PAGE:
Rebecca J. Sweetman details how the first church buildings in the Cyclades emerged exceptionally early (for islands) in the late fourth and early fifth centuries AD. This is attributed to the particular character of the islands, which were, at least partially, integrated into larger Mediterranean communication-flows and had always been open to change and innovation. Continuity of and in the settlements is seen as an indicator of a high level of resilience to the change caused by Christianity. Another angle is taken by Sam Turner and Jim Crow, who examine the Christianization of Naxos. They discuss the methodological problems of identifying and dating early medieval churches in depth. In their case study of Naxos between AD 600 and 1000, they find a surprisingly dense network, particularly comprised of rural churches associated with small and medium-sized settlements.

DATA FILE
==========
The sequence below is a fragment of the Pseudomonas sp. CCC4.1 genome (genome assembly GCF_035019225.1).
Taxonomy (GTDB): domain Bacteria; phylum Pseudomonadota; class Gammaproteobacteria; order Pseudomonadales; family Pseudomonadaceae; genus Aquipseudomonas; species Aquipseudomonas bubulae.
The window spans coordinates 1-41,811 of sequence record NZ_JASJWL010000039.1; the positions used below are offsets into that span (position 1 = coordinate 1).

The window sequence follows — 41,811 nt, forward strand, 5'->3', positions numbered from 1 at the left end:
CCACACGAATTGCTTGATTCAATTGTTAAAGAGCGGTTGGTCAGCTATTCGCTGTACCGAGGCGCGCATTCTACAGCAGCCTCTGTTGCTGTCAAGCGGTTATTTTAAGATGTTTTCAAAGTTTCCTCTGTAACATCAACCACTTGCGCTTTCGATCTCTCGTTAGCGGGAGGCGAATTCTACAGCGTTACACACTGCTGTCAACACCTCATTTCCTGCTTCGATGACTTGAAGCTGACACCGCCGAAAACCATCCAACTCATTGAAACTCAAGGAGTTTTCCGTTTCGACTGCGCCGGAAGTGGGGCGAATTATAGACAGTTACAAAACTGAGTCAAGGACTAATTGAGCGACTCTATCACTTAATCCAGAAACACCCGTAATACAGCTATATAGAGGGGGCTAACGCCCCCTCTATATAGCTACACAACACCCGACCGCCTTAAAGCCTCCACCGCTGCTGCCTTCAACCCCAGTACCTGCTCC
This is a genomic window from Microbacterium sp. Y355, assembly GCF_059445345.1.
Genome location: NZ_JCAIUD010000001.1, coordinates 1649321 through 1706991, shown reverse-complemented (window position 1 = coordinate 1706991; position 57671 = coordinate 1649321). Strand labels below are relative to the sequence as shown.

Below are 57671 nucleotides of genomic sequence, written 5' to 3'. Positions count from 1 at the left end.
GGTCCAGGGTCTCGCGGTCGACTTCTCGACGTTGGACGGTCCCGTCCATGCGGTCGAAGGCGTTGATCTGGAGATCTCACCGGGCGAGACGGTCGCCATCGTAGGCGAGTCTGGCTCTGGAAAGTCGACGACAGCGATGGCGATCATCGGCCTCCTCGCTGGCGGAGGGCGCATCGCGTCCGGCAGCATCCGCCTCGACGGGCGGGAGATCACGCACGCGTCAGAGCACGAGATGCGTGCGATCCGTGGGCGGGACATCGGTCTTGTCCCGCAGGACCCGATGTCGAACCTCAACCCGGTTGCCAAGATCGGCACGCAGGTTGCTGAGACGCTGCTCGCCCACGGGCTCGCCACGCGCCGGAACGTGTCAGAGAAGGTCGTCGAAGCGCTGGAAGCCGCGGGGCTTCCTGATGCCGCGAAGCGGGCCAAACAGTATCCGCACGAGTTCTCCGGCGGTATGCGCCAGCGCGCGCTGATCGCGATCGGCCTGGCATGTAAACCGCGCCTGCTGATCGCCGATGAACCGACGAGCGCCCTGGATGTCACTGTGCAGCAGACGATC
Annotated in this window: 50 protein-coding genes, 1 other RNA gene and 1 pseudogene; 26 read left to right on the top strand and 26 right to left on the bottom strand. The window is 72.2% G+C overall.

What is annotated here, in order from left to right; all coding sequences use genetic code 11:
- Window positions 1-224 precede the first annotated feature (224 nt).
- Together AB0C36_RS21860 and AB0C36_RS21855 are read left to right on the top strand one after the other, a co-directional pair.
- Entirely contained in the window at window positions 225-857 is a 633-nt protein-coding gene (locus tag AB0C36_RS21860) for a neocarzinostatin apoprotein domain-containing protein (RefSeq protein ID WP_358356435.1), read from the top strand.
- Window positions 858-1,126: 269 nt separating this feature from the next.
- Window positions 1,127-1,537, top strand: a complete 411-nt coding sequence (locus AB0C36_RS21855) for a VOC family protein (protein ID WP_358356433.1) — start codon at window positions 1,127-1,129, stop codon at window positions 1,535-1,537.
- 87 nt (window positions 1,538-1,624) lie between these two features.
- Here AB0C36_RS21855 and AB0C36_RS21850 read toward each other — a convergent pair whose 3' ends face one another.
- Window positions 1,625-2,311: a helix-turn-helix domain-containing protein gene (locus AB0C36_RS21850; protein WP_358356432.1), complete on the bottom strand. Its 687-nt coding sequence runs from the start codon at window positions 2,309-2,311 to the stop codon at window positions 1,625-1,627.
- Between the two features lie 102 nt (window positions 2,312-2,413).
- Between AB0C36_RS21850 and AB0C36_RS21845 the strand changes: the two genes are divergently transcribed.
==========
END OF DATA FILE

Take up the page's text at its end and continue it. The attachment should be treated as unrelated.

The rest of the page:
Natalia Poulou studies the Dodecanese, the Cyclades, and Kythera from a comparative perspective. From the seventh century AD onward there was marked change in the cities, which in most cases contracted while simultaneously erecting and/or strengthening fortresses. In the eighth century, Arabic graffiti proved the presence of Arabs on some islands. In the eighth and ninth centuries, economic activity increased, which is particularly evident in new finds from amphora workshops, and which indicate the supraregional importance of the shipping routes in the south Aegean. Based on new landscape-archaeological research, Athanasios Vionis and Giorgos Papantoniou can trace an articulated settlement hierarchy for Cyprus for the period from the fifth to the middle of the seventh century—a time of general economic prosperity and dense settlement. From the seventh century on, there were significant changes which mainly affected cities. Meanwhile, in rural areas, the overall settlement system became less hierarchical. The authors argue that Cyprus should be seen as a buffer space between the two empires which also saw a degree of cooperation and permeability in this period.